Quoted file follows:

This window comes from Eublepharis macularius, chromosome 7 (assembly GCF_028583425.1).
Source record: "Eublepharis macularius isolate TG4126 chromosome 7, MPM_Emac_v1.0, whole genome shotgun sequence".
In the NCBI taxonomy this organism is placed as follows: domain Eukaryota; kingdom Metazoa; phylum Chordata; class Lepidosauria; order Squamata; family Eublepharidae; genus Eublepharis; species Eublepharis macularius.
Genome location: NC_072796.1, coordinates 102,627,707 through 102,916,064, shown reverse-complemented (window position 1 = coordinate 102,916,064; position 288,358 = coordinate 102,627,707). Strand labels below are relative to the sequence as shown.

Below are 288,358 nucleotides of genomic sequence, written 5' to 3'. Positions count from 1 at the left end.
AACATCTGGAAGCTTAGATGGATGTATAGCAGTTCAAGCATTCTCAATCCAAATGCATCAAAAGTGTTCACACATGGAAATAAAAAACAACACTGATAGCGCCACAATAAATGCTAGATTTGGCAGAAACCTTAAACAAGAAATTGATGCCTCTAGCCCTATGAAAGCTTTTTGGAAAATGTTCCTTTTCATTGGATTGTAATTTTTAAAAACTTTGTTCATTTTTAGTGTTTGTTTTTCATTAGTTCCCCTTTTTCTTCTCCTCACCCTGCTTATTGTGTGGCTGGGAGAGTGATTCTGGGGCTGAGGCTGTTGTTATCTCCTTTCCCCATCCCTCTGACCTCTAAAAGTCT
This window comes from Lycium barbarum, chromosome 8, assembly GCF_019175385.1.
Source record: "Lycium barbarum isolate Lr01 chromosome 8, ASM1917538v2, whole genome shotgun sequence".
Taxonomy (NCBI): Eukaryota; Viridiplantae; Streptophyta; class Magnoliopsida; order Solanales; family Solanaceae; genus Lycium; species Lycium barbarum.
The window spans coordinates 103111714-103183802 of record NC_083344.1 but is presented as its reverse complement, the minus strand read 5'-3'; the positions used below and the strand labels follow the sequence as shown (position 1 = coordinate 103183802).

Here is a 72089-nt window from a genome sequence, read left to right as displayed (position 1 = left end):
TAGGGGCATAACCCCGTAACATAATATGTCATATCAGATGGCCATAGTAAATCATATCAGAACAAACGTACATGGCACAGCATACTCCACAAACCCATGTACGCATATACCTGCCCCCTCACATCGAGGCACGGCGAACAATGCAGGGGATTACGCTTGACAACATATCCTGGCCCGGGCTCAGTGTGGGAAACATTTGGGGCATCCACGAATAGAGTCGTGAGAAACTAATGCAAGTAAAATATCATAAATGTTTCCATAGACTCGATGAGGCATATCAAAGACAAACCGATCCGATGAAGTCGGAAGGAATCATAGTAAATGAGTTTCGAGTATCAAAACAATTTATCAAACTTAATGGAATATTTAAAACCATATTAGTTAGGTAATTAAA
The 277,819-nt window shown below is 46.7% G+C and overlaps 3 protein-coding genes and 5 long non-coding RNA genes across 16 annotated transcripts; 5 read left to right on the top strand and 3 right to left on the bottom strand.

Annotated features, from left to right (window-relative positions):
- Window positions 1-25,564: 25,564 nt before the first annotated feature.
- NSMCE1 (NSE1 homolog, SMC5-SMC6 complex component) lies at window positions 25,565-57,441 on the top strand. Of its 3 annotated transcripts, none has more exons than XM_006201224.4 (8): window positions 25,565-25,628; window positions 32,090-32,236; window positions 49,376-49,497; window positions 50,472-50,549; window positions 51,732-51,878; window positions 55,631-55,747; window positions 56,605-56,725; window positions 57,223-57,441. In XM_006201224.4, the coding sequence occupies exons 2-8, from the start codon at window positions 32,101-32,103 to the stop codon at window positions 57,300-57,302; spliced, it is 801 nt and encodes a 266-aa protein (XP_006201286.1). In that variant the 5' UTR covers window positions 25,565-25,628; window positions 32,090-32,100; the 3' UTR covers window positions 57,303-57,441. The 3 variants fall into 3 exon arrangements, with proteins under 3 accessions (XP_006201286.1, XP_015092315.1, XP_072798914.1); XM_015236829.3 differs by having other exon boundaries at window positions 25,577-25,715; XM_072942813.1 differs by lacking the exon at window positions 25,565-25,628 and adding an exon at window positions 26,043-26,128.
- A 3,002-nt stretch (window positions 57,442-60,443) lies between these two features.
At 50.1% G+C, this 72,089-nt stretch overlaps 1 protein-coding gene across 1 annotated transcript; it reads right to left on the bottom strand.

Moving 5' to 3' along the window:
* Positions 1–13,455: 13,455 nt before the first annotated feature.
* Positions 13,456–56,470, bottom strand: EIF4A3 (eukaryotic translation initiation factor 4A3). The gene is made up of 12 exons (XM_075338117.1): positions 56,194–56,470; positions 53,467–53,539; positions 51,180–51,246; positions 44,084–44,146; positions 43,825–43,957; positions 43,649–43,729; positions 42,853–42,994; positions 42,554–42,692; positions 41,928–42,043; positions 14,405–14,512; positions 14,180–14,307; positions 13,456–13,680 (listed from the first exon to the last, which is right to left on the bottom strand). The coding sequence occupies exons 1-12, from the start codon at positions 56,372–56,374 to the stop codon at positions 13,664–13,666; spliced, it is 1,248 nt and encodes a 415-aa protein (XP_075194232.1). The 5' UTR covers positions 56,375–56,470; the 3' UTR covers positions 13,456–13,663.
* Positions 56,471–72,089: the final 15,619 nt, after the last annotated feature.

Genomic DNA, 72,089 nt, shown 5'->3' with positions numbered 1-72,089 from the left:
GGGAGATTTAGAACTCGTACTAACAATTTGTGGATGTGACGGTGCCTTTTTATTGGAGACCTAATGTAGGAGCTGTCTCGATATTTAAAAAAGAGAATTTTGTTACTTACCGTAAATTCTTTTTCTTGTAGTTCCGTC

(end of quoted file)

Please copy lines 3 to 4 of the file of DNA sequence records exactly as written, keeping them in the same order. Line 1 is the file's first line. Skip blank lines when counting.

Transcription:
In the NCBI taxonomy this organism is placed as follows: domain Eukaryota; kingdom Metazoa; phylum Chordata; class Lepidosauria; order Squamata; family Eublepharidae; genus Eublepharis; species Eublepharis macularius.
Genome location: NC_072796.1, coordinates 102,627,707 through 102,916,064, shown reverse-complemented (window position 1 = coordinate 102,916,064; position 288,358 = coordinate 102,627,707). Strand labels below are relative to the sequence as shown.